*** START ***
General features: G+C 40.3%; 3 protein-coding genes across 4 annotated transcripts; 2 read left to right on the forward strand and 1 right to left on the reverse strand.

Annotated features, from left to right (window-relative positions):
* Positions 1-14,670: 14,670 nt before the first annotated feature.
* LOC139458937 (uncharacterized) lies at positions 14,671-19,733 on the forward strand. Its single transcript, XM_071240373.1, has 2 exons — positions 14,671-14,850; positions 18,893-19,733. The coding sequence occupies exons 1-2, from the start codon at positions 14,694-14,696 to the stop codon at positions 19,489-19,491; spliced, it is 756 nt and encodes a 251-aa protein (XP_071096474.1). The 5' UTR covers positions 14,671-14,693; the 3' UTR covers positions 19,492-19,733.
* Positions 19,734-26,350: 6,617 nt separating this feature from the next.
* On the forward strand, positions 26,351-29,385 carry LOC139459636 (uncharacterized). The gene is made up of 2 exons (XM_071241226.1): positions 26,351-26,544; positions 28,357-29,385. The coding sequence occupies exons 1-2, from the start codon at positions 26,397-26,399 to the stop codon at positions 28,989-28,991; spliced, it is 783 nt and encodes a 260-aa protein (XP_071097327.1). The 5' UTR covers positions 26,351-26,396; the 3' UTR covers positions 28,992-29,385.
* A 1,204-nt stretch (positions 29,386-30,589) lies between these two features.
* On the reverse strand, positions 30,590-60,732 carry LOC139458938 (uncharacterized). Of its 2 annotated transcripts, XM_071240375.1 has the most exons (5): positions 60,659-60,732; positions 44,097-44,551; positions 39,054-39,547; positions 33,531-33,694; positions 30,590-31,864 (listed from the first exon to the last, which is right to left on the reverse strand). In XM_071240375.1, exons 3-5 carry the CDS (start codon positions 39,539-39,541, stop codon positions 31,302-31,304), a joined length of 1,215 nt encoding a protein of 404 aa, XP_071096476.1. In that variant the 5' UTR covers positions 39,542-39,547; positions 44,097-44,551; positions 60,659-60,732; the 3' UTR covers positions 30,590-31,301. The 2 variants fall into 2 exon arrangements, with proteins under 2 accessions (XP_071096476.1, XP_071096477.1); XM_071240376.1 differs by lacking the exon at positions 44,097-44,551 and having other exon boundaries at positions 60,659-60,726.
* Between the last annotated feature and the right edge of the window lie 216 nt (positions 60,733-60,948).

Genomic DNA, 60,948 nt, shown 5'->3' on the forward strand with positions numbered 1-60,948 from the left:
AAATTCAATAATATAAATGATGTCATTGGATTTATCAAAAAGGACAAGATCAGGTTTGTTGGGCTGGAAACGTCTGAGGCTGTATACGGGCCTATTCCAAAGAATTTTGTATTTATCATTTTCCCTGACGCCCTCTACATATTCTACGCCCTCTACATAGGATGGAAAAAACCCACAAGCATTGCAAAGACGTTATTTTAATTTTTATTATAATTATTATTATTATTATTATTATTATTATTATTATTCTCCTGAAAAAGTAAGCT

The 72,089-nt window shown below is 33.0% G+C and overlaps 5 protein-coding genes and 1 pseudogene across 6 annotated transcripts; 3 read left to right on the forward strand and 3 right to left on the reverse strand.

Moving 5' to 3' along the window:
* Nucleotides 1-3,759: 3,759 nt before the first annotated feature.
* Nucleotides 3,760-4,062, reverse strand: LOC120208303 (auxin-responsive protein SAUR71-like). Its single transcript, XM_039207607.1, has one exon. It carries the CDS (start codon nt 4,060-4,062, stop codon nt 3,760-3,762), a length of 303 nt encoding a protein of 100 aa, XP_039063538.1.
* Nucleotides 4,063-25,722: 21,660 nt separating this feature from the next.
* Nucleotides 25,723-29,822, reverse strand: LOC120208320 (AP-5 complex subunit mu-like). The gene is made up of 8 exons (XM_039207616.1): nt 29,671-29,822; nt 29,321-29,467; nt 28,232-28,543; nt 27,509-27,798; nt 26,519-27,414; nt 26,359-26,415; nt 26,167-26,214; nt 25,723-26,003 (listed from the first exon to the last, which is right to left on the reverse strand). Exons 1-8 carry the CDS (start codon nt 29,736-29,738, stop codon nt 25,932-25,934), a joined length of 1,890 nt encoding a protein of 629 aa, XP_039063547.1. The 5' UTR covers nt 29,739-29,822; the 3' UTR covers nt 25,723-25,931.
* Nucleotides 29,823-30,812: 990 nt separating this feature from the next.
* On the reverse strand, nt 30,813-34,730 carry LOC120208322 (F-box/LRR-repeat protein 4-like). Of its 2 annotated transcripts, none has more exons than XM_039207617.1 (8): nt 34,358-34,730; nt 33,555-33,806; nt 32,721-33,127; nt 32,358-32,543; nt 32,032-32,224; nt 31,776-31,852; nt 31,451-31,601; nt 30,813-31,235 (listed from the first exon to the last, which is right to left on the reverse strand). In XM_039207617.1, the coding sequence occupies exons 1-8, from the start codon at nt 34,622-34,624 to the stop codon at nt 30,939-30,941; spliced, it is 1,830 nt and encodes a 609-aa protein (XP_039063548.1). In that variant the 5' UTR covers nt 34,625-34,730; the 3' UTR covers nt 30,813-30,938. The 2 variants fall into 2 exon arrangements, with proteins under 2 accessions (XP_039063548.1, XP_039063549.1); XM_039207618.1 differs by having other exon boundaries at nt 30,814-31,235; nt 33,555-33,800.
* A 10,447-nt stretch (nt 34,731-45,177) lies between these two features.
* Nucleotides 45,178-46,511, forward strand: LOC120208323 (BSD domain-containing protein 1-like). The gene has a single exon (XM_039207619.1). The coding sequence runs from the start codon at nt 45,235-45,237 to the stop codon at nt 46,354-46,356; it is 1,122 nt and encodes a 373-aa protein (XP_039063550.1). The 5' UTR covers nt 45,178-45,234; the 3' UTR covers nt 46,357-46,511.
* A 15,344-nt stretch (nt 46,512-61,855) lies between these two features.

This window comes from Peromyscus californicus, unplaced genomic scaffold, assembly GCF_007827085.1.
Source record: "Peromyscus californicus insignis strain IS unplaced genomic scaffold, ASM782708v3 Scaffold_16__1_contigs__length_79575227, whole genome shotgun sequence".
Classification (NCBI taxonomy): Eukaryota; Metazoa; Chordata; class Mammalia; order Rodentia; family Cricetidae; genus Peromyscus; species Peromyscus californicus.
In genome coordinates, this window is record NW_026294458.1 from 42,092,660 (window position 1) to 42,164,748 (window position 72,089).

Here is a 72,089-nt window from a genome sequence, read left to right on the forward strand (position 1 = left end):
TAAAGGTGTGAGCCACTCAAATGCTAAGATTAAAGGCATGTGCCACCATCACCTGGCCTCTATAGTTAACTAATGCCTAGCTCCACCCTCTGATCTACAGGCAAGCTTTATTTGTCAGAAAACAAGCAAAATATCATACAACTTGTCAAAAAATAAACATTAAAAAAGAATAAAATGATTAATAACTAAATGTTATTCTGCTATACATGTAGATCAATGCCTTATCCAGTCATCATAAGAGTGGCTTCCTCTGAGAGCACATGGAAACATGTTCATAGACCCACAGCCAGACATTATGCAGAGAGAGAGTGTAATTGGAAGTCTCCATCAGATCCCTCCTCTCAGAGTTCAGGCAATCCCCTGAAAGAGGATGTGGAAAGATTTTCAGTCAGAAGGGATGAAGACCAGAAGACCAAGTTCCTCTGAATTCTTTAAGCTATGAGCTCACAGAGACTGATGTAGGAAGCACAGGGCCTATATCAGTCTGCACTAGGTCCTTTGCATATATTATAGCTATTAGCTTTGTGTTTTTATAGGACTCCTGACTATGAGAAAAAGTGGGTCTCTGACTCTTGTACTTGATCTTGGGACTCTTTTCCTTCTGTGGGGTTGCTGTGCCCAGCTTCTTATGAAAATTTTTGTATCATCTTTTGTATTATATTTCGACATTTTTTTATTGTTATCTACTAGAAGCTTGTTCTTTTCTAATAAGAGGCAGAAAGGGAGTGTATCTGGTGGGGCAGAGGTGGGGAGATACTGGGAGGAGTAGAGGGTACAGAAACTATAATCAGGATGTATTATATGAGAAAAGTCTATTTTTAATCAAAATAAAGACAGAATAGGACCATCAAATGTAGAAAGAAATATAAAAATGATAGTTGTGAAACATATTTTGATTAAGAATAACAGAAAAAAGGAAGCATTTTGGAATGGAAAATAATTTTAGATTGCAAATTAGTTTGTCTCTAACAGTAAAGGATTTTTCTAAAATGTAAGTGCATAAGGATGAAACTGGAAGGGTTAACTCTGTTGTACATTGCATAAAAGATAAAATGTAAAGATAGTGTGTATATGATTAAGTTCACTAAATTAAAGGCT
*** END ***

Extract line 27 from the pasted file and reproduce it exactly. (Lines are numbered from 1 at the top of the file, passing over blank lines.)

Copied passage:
Here is a 72,089-nt window from a genome sequence, read left to right on the forward strand (position 1 = left end):